Former journalist Allegra Stratton will become the government's press secretary, meaning she will lead Downing Street's new televised briefings, a government source has told the PA news agency.
Ms Stratton left ITV News in April to become Chancellor Rishi Sunak's communications director. She has also worked at the BBC and the Guardian.
Boris Johnson has been seeking an adviser to give on-the-record briefings to the press which will be broadcast, similar to those given by the White House in the US.
The government briefings are due to begin in November.
Downing Street did not comment but a source told PA that Ms Stratton will be appointed to the role.
In July, No 10 began the search for someone to "communicate with the nation on behalf of the Prime Minister".
The job advert said the salary would be "based on experience" but there have been suggestions the taxpayer-funded role could pay £100,000 a year.
As opposed to an impartial civil servant, the role is politically appointed, meaning Ms Stratton will be able to take aim at opponents and defend the government's actions.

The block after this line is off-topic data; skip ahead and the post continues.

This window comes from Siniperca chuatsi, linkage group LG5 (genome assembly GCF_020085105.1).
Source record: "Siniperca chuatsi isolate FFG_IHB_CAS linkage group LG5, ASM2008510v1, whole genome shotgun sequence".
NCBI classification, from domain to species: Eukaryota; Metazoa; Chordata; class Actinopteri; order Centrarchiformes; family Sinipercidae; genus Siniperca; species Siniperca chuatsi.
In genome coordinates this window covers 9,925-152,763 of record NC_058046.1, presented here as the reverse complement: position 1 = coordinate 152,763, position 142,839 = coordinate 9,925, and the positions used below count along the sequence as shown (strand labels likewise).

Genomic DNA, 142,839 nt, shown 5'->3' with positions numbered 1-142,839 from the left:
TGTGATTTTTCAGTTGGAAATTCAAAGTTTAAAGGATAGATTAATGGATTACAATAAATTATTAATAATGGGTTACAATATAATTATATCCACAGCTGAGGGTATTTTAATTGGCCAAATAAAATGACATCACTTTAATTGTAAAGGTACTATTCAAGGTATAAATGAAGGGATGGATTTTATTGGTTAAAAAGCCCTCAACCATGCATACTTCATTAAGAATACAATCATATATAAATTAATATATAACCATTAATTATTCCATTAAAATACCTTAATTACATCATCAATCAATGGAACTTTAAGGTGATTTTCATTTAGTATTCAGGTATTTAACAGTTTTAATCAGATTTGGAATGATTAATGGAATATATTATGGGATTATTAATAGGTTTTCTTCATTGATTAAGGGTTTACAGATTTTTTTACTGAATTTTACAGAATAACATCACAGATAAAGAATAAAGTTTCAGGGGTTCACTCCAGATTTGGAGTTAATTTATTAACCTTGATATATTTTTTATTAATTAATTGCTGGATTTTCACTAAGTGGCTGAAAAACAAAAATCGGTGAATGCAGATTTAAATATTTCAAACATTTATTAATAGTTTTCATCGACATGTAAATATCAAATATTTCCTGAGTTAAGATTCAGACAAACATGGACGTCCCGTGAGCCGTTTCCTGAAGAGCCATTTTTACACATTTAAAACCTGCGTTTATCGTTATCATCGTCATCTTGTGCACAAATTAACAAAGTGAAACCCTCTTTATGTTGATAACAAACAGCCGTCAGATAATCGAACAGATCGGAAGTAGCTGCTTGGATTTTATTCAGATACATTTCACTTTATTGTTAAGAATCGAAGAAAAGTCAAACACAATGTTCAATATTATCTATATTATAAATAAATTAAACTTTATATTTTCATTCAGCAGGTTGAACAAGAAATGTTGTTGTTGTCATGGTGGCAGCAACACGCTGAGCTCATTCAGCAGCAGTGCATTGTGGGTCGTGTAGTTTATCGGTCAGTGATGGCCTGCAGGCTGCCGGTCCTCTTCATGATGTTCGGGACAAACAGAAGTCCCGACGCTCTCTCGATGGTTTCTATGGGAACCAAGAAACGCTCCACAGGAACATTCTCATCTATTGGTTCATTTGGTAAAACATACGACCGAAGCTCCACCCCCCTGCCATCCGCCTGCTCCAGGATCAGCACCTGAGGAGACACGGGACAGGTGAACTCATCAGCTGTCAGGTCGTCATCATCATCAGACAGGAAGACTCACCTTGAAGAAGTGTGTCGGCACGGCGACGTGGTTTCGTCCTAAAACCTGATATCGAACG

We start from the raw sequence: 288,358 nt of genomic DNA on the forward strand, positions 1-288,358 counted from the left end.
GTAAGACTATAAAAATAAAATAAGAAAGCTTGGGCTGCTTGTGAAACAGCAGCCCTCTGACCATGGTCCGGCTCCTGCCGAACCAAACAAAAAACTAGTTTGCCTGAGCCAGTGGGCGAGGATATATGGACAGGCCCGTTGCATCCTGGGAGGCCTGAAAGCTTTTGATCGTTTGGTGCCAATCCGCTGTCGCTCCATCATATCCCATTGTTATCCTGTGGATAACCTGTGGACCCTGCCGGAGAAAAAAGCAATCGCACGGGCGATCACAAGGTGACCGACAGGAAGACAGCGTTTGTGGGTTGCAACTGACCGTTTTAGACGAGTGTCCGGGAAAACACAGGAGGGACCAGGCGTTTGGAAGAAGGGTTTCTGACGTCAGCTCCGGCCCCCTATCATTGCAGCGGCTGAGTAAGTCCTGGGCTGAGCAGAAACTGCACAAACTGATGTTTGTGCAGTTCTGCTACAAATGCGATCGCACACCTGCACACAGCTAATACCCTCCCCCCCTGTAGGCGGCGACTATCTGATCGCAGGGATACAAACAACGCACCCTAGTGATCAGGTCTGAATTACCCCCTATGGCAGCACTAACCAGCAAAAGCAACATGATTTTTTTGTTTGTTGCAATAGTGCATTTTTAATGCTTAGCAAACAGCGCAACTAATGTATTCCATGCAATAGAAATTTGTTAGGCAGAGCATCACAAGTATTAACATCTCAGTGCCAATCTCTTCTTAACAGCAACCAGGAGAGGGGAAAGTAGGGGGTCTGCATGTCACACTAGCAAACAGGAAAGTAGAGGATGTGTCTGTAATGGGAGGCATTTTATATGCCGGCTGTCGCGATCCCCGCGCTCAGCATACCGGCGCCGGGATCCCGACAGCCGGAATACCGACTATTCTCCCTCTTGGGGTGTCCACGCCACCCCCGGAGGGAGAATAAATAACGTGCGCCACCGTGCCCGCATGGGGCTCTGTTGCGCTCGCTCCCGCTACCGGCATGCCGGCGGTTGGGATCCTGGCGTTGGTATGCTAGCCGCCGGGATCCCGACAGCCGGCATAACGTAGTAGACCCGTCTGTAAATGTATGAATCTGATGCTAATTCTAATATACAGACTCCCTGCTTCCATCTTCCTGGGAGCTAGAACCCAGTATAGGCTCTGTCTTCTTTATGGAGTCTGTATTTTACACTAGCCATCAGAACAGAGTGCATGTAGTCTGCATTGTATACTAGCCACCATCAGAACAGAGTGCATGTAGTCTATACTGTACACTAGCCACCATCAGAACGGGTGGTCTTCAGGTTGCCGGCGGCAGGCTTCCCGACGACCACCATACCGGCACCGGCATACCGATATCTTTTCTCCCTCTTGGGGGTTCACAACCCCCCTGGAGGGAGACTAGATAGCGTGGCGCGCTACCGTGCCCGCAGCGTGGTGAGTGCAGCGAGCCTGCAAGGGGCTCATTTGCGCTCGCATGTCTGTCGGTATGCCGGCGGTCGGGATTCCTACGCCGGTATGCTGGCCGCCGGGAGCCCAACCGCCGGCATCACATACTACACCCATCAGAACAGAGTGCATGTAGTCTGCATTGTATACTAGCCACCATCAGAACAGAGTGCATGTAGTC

And unlike other influential figures in Downing Street, such as Mr Johnson's chief aide Dominic Cummings and communications director Lee Cain, the spokeswoman will operate in the public eye.
The political reporters based in Parliament - known as the lobby - currently have twice daily briefings with the Prime Minister's official spokesman, or his deputy. They are both civil servants.
The briefings are on the record, so journalists can quote them, but they are not broadcast.
However, under proposals set out earlier this year, Ms Stratton will face the cameras at 9 Downing Street during afternoon sessions.
In response to the move from No 10, Labour leader Sir Keir Starmer began plans for monthly press conferences.